A 12-day search and rescue mission to locate the three missing climbers at K-2, the second highest mountain in the world, was called off on Thursday, with Pakistani officials declaring them dead, a mountaineering official said.
Karrar Haidri, the secretary of Alpine Club, the country’s official mountaineering organization, told that the search mission had been abandoned following continuous hostile weather conditions and “no chances” of the trio’s survival.
Addressing a news conference in northern Gilgit-Baltistan, which hosts the K-2, the region’s tourism minister, Raja Nasir Ali Khan, along with Sajid Sadpara, the son of one of the missing climbers, Muhammad Ali Sadpara, also confirmed the development.
Sadpara, Pakistan’s iconic climber, together with John Snorri from Iceland and Juan Pablo from Chile, had gone missing on Feb. 5, while attempting to reach the 8,611-meter (28,251 feet) Korakarum-2 summit, commonly known as K-2, without supplemental oxygen to make history. They, however, lost contact with the base camp when they were only 411 meters (1,348 feet) away from the snow-capped top.
Another two foreign climbers also lost their lives during the same expedition, pushing the death toll to five, according to the Alpine Club official.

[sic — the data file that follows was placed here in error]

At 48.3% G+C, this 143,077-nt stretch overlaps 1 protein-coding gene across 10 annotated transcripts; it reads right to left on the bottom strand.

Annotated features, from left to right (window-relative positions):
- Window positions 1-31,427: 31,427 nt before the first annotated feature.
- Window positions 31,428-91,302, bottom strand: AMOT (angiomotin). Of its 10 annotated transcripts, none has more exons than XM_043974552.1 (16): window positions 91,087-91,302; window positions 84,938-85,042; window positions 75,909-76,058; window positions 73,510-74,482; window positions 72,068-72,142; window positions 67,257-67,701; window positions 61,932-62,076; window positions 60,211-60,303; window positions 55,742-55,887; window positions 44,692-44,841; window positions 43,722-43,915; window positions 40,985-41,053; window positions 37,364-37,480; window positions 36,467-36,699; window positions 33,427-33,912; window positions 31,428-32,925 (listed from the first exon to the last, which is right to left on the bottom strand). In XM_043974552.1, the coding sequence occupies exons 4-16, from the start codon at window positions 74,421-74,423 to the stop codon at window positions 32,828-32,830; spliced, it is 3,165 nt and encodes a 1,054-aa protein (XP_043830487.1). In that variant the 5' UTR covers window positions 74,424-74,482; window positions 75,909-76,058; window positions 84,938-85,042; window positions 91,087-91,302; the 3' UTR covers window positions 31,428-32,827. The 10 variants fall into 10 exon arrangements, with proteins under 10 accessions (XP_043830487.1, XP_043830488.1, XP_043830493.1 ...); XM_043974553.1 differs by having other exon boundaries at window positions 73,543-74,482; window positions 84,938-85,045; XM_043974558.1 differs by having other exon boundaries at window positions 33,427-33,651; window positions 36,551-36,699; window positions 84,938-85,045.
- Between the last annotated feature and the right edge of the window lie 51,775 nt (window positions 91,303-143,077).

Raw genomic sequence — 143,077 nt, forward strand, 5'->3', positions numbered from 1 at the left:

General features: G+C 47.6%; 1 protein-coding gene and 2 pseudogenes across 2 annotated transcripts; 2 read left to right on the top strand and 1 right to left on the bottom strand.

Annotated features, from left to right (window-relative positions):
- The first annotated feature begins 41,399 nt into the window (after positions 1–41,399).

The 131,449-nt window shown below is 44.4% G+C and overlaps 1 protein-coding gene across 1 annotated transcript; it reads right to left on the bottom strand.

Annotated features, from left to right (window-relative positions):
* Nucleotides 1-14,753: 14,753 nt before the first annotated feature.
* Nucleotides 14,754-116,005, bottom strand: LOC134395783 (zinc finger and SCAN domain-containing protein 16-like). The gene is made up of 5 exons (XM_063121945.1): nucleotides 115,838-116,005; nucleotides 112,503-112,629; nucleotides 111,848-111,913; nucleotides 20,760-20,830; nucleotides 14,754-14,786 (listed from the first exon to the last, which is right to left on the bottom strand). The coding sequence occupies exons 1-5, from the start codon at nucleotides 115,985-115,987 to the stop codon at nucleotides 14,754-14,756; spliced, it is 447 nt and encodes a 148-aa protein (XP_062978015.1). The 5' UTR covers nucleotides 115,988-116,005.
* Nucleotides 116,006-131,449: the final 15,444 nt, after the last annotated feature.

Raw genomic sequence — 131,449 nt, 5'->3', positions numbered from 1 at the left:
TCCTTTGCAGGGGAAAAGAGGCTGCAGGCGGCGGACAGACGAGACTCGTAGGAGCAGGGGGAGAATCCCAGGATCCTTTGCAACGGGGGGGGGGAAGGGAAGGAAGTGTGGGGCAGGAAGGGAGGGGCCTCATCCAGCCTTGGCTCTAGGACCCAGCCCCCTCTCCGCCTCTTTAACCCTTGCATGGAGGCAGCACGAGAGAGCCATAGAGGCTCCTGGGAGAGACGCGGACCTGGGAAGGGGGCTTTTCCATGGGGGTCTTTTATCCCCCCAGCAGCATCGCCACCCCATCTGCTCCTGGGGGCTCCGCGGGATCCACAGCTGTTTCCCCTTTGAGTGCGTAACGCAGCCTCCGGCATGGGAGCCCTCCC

Sadpara’s son Sajid, who too was part of the ill-fated expedition, had to come down from a height of 8,200 meters (26902 feet) due to equipment issues.
Sadpara was the only Pakistani to have scaled eight peaks measuring above 8,000 meters – five in Pakistan and three in Nepal.
He had climbed 8,126-meter (26,660 feet) Nanga Parbat, also known as the “killer mountain” located in Gilgit-Baltistan without oxygen in 2016.
The daunting K-2, also known as the “savage mountain” due to its treacherous terrain, had never been scaled in the winter until last month when a 10-member Nepali team scaled the peak for the first time in history.
It is the last peak of the 8,000-meter club to have been climbed in the winter, even 41 years after the Everest, which was scaled in 1980 in the winter season.
Some 300 mountaineers have made it to the top before, but all of them took up the challenge in either the summer or spring seasons.
Even in relatively better weather conditions, 86 climbers have lost their lives while trying to scale the mountain, which towers over the Shigar district of Gilgit-Baltistan.